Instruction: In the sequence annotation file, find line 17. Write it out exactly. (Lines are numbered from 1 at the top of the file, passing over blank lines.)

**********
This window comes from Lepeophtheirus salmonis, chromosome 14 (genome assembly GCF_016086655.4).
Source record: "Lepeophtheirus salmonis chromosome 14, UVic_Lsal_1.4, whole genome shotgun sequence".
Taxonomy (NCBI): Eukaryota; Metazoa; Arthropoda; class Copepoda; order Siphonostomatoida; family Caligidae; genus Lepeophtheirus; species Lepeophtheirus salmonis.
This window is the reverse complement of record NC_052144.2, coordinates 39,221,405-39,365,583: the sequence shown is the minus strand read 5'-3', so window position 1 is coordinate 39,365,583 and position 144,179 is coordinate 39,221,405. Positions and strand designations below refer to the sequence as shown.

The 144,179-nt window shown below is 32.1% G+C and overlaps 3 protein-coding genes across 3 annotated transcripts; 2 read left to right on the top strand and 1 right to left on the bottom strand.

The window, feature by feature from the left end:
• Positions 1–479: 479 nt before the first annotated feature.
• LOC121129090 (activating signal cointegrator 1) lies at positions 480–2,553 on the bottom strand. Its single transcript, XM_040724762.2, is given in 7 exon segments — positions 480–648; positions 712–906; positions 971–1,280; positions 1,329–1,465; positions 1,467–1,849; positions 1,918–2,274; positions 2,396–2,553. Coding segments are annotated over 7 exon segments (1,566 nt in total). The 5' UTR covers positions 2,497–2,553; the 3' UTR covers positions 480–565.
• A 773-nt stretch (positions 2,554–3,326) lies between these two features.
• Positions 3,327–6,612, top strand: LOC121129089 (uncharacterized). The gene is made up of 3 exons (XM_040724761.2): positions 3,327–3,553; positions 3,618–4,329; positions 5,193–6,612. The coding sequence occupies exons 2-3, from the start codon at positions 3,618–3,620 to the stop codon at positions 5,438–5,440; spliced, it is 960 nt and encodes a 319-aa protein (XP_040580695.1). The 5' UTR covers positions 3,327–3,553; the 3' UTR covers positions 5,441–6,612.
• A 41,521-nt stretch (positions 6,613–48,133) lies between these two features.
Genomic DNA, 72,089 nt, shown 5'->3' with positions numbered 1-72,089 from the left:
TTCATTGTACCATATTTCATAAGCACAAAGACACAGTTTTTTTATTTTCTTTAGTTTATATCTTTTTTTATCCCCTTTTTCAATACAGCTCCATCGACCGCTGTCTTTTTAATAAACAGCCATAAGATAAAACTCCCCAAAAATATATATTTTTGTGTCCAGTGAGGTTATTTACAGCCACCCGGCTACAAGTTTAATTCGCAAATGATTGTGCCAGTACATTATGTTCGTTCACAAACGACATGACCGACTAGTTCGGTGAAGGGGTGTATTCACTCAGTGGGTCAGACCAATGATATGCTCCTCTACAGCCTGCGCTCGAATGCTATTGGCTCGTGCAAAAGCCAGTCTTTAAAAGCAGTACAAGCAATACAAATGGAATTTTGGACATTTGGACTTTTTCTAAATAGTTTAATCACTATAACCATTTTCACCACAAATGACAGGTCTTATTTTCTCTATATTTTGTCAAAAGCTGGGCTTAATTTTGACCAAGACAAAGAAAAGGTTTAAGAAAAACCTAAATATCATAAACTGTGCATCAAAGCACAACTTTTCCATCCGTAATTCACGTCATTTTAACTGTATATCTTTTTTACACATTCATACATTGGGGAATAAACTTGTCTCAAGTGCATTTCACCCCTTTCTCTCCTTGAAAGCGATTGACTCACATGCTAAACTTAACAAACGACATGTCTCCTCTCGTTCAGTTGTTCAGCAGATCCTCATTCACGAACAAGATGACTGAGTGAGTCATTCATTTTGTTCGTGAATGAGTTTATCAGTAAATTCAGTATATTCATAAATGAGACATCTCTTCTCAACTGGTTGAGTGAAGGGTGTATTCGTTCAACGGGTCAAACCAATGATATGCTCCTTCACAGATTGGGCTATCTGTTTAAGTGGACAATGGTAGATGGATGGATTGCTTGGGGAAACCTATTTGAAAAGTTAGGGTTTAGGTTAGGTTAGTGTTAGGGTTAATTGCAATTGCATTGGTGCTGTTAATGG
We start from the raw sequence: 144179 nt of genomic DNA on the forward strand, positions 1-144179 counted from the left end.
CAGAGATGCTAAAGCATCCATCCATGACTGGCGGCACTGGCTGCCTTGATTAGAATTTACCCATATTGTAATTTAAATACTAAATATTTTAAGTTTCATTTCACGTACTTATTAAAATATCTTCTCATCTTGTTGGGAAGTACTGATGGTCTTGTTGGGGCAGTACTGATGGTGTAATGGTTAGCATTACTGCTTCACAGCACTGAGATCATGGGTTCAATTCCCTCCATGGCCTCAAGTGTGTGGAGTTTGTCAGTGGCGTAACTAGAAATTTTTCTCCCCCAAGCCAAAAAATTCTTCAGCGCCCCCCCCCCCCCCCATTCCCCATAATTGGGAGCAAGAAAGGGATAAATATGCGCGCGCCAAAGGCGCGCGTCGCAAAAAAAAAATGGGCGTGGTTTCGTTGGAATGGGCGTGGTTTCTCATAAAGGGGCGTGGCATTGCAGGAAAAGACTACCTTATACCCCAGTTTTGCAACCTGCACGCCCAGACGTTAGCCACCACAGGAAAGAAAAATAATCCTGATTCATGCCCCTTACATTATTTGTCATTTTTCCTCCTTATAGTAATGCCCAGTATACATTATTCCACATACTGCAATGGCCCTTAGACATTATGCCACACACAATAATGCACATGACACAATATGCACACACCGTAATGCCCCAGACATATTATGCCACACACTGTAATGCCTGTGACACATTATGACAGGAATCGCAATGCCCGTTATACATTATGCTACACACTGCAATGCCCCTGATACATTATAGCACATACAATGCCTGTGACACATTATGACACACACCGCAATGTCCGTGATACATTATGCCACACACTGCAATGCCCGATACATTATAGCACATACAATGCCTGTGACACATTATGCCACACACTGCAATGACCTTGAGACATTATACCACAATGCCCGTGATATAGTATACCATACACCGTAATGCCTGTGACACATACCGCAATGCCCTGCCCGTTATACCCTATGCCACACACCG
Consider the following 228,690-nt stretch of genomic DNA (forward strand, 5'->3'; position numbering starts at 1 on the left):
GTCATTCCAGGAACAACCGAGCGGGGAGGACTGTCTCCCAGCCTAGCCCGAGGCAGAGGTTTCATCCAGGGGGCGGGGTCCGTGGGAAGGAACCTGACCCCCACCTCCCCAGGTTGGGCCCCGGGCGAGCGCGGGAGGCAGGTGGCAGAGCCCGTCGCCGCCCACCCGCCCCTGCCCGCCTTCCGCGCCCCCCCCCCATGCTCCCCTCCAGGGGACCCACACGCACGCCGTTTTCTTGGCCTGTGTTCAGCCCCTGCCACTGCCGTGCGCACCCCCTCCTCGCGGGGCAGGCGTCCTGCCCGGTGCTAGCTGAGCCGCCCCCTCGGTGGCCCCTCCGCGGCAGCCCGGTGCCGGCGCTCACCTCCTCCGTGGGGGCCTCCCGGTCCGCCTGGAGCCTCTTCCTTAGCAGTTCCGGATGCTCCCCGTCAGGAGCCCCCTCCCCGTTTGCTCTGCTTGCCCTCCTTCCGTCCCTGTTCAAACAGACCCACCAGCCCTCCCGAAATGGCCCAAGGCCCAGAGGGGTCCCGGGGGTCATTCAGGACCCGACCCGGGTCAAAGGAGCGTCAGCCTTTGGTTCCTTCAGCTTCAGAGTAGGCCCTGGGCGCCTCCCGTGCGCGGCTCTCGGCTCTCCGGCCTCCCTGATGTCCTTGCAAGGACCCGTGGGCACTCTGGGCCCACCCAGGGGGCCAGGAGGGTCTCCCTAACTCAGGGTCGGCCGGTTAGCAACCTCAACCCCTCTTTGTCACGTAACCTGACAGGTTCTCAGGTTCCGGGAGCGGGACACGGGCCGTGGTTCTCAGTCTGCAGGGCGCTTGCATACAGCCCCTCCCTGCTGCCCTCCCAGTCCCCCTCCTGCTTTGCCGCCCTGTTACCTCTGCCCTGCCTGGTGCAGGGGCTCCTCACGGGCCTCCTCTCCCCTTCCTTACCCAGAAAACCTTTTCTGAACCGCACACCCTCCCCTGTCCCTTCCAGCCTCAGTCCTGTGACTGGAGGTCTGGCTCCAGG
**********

GTCATTCCAGGAACAACCGAGCGGGGAGGACTGTCTCCCAGCCTAGCCCGAGGCAGAGGTTTCATCCAGGGGGCGGGGTCCGTGGGAAGGAACCTGACCCCCACCTCCCCAGGTTGGGCCCCGGGCGAGCGCGGGAGGCAGGTGGCAGAGCCCGTCGCCGCCCACCCGCCCCTGCCCGCCTTCCGCGCCCCCCCCCCATGCTCCCCTCCAGGGGACCCACACGCACGCCGTTTTCTTGGCCTGTGTTCAGCCCCTGCCACTGCCGTGCGCACCCCCTCCTCGCGGGGCAGGCGTCCTGCCCGGTGCTAGCTGAGCCGCCCCCTCGGTGGCCCCTCCGCGGCAGCCCGGTGCCGGCGCTCACCTCCTCCGTGGGGGCCTCCCGGTCCGCCTGGAGCCTCTTCCTTAGCAGTTCCGGATGCTCCCCGTCAGGAGCCCCCTCCCCGTTTGCTCTGCTTGCCCTCCTTCCGTCCCTGTTCAAACAGACCCACCAGCCCTCCCGAAATGGCCCAAGGCCCAGAGGGGTCCCGGGGGTCATTCAGGACCCGACCCGGGTCAAAGGAGCGTCAGCCTTTGGTTCCTTCAGCTTCAGAGTAGGCCCTGGGCGCCTCCCGTGCGCGGCTCTCGGCTCTCCGGCCTCCCTGATGTCCTTGCAAGGACCCGTGGGCACTCTGGGCCCACCCAGGGGGCCAGGAGGGTCTCCCTAACTCAGGGTCGGCCGGTTAGCAACCTCAACCCCTCTTTGTCACGTAACCTGACAGGTTCTCAGGTTCCGGGAGCGGGACACGGGCCGTGGTTCTCAGTCTGCAGGGCGCTTGCATACAGCCCCTCCCTGCTGCCCTCCCAGTCCCCCTCCTGCTTTGCCGCCCTGTTACCTCTGCCCTGCCTGGTGCAGGGGCTCCTCACGGGCCTCCTCTCCCCTTCCTTACCCAGAAAACCTTTTCTGAACCGCACACCCTCCCCTGTCCCTTCCAGCCTCAGTCCTGTGACTGGAGGTCTGGCTCCAGG